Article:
Shame can act as a cognitive distortion when it is perceived as though something is wrong with me as a human being. Even in my context, when I sinned against my roommate last year, there was nothing wrong me as a human being. What was wrong within me were cognitive distortions. My corrupt thoughts regarding my roommate affected my feelings toward him, which, in turn, led me to behave in such a way that was sinful and disrespectful of him as both a human being and as a brother in Christ.
The public humiliation of my exposed sin only compounded my shame. I remember, however, a Southern Baptist pastor coming to me in private and encouraging me to find a way past the shame. He shared with me a time in his own life when he had to force himself to move past his own shame for a sin he had committed. He told me that I would be no use for the kingdom until I found a way past the shame.
From therapy I learned that the shame I felt was due to genuine contrition and repentance. I was able, upon months of reflection, to honestly and objectively view my actions as shameful without thinking of myself -- my very existence -- as shameful. I realized that my actions were triggered by my feelings, which were triggered by my cognitive distortions. Had I been thinking properly, or not entertaining distorted thoughts, I, and so many others, could avoided that nightmare I created.
From Scripture I learned that Jesus took the shameful behavior I committed against my roommate upon Himself, though He despised and scorned that shame, and then sat down next to His Father in glory (Heb. 12:2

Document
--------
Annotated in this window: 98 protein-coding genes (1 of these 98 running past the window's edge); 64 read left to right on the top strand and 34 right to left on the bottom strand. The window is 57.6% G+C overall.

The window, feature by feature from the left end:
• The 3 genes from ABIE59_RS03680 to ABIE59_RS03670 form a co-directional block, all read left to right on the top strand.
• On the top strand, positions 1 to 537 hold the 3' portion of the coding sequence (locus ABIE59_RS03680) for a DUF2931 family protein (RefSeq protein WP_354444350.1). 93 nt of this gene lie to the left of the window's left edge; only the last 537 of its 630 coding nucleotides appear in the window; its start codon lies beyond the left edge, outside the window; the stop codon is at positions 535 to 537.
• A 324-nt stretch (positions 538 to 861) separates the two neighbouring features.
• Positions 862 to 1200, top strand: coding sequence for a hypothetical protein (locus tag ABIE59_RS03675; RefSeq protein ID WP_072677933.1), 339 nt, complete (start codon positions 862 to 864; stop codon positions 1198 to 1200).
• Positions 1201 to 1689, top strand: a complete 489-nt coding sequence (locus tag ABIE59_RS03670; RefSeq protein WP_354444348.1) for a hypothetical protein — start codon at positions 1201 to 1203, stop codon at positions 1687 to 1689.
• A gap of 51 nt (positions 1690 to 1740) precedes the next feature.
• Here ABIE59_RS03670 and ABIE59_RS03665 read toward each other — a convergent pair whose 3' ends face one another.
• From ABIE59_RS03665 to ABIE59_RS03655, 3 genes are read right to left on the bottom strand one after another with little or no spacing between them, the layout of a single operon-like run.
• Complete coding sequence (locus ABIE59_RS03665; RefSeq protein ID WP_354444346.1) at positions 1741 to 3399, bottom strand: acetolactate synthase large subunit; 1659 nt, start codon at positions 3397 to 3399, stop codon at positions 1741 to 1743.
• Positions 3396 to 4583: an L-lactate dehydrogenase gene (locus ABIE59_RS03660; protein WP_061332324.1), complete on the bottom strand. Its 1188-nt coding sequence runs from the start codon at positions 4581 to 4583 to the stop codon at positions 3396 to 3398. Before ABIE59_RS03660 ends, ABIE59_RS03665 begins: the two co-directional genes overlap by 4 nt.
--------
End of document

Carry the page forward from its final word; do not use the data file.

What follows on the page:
). My sinful, shameful behavior has been cleansed by the blood of Jesus, and I will never be held accountable for it by God. He accounts me as righteous (Rom. 3:21
), justified (Rom. 5:1
), sanctified (Acts 26:18
), and glorified (Rom. 8:30
) in Christ, though I have sinned.
By God's grace and mercy to me in Christ, I am forbidden to accept shame as my identity. I am allowed to feel ashamed of my sinful behavior; but in Christ, having received His forgiveness, I am not permitted to view my existence as one of utter, hopeless shame. Only the gospel of grace grants such overwhelming accomplishment over failure, grief, and shame. I hope that you, in and through union with Christ by the grace of God, will internalize these truths for yourself. This honest post was written by William W Birch. For the original post with comments, go to: http://www.classicalarminian.com/2013/02/saturday-devotion-shame-and-identity.htmlBE HOLY.BE A MAN.
God has given us instructions in His Word that prayer is something that every Christian needs to be doing. Prayer is, simply put, the way we come to know God personally.
Earnest, honest prayer that is filled with praise, confession, thankfulness, and requests is what God desires. Prayer also needs to be filled with times of solitude, to be free from distractions, so one can hear from God.
1) Is there ever a time we should not pray? We had a couple of American friends visit us while we were living in Germany and we were out to eat, enjoying the local flammkuchen
at a little eatery. My friend ordered water because he didn't want to spend the money on soda and as the waitress opened the bottle and was about to pour, she told him that the bottle was going to be 6 Euro. My friend, who didn't understand European customs, didn't remember that we had told him that water is not free in European restaurants.
He became upset and the waitress withdrew his order of water. Instead she offered soda which was only 2 Euro. He agreed to that. However, you could tell that the waitress was visibly upset. We apologized to her as best we could. When she brought the flammkuchen